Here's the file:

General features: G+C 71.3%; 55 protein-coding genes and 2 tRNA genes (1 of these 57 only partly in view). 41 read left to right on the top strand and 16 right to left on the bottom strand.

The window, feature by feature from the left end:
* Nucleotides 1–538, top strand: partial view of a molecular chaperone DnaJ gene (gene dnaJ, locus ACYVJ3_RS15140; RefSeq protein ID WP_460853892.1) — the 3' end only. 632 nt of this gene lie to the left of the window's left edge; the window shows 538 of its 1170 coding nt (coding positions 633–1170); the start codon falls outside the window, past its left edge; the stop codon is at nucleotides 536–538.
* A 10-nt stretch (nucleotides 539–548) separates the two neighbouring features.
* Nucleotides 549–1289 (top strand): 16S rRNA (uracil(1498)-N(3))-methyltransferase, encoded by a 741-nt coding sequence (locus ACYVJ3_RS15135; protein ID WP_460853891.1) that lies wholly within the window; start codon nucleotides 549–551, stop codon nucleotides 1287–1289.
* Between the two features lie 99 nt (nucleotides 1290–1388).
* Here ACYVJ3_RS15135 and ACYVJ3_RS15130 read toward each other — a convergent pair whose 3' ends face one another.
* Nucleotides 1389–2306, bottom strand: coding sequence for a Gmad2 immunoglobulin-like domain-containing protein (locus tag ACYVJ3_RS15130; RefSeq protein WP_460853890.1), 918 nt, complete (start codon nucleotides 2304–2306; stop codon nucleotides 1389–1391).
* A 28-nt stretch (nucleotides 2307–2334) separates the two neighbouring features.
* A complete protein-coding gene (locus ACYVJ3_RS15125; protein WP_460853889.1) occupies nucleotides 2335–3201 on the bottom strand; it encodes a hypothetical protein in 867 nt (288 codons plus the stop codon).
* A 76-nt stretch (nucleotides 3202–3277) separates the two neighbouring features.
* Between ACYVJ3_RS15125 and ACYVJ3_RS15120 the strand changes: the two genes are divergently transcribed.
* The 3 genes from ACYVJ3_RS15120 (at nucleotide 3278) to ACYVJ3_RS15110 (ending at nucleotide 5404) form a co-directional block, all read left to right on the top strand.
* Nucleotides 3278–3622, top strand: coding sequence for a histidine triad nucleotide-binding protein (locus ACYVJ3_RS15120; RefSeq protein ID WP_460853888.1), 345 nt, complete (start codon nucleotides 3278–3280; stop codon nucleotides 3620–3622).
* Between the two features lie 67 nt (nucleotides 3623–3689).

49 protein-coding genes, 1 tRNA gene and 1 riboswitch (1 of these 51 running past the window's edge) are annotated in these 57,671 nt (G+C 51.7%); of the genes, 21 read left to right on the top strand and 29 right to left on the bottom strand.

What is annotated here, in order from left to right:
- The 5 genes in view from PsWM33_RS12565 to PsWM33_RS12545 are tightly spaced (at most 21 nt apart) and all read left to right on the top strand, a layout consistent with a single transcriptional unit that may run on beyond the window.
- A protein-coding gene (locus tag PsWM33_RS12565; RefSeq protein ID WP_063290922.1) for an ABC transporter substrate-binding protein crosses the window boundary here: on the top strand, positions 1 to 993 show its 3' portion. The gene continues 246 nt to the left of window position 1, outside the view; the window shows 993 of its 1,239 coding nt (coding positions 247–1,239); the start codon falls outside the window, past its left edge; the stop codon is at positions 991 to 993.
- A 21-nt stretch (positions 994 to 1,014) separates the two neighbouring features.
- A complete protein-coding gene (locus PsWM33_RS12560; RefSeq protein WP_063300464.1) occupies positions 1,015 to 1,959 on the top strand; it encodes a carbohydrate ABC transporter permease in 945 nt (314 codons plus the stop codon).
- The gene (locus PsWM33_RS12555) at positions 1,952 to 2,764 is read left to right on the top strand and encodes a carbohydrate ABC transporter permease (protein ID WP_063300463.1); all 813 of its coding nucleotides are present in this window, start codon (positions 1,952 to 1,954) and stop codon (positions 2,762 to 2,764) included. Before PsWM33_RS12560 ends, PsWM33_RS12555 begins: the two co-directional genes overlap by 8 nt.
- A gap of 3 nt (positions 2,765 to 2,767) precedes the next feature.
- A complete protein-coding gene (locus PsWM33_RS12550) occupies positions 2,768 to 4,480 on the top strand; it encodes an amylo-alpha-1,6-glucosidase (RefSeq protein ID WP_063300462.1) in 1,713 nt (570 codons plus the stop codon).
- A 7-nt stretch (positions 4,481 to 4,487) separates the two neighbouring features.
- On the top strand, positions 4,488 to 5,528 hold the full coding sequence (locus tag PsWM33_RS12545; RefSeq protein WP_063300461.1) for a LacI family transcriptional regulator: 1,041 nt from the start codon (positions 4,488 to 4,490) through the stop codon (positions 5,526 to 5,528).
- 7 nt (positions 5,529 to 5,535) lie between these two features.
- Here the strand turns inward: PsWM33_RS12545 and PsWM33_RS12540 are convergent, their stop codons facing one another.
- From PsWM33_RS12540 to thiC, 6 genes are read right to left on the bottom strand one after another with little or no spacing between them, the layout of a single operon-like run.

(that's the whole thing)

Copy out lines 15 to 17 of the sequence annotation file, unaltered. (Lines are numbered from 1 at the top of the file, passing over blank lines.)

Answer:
* Between the two features lie 67 nt (nucleotides 3623–3689).

49 protein-coding genes, 1 tRNA gene and 1 riboswitch (1 of these 51 running past the window's edge) are annotated in these 57,671 nt (G+C 51.7%); of the genes, 21 read left to right on the top strand and 29 right to left on the bottom strand.

What is annotated here, in order from left to right: